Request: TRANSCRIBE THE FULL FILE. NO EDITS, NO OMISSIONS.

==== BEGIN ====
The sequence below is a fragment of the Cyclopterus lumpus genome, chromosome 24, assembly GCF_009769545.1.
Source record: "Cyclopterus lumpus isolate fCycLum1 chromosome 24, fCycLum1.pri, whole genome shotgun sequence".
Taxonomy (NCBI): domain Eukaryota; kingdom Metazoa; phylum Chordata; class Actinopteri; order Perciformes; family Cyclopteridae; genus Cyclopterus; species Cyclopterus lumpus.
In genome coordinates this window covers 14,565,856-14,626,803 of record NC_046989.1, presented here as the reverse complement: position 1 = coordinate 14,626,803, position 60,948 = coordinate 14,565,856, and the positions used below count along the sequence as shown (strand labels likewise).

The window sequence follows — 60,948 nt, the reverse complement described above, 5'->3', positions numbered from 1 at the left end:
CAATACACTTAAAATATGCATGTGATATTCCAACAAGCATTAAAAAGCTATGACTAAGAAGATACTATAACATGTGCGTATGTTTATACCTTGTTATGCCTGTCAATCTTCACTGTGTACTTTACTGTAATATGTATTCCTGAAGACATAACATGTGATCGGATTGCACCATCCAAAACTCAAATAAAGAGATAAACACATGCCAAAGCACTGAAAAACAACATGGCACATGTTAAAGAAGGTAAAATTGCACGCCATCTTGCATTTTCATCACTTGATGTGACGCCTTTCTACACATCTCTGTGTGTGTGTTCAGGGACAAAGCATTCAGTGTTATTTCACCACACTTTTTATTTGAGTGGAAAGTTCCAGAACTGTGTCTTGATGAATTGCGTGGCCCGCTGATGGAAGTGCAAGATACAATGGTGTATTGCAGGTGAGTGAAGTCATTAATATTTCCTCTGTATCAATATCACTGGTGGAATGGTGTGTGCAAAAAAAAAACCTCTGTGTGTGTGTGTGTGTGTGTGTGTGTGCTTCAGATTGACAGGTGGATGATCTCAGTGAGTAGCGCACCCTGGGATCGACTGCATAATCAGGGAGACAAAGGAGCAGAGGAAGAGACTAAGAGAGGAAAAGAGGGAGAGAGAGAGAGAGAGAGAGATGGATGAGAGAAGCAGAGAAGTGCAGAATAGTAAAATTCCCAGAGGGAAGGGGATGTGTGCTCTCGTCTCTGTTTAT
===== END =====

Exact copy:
The sequence below is a fragment of the Cyclopterus lumpus genome, chromosome 24, assembly GCF_009769545.1.
Source record: "Cyclopterus lumpus isolate fCycLum1 chromosome 24, fCycLum1.pri, whole genome shotgun sequence".
Taxonomy (NCBI): domain Eukaryota; kingdom Metazoa; phylum Chordata; class Actinopteri; order Perciformes; family Cyclopteridae; genus Cyclopterus; species Cyclopterus lumpus.
In genome coordinates this window covers 14,565,856-14,626,803 of record NC_046989.1, presented here as the reverse complement: position 1 = coordinate 14,626,803, position 60,948 = coordinate 14,565,856, and the positions used below count along the sequence as shown (strand labels likewise).

The window sequence follows — 60,948 nt, the reverse complement described above, 5'->3', positions numbered from 1 at the left end:
CAATACACTTAAAATATGCATGTGATATTCCAACAAGCATTAAAAAGCTATGACTAAGAAGATACTATAACATGTGCGTATGTTTATACCTTGTTATGCCTGTCAATCTTCACTGTGTACTTTACTGTAATATGTATTCCTGAAGACATAACATGTGATCGGATTGCACCATCCAAAACTCAAATAAAGAGATAAACACATGCCAAAGCACTGAAAAACAACATGGCACATGTTAAAGAAGGTAAAATTGCACGCCATCTTGCATTTTCATCACTTGATGTGACGCCTTTCTACACATCTCTGTGTGTGTGTTCAGGGACAAAGCATTCAGTGTTATTTCACCACACTTTTTATTTGAGTGGAAAGTTCCAGAACTGTGTCTTGATGAATTGCGTGGCCCGCTGATGGAAGTGCAAGATACAATGGTGTATTGCAGGTGAGTGAAGTCATTAATATTTCCTCTGTATCAATATCACTGGTGGAATGGTGTGTGCAAAAAAAAAACCTCTGTGTGTGTGTGTGTGTGTGTGTGTGTGCTTCAGATTGACAGGTGGATGATCTCAGTGAGTAGCGCACCCTGGGATCGACTGCATAATCAGGGAGACAAAGGAGCAGAGGAAGAGACTAAGAGAGGAAAAGAGGGAGAGAGAGAGAGAGAGAGAGATGGATGAGAGAAGCAGAGAAGTGCAGAATAGTAAAATTCCCAGAGGGAAGGGGATGTGTGCTCTCGTCTCTGTTTAT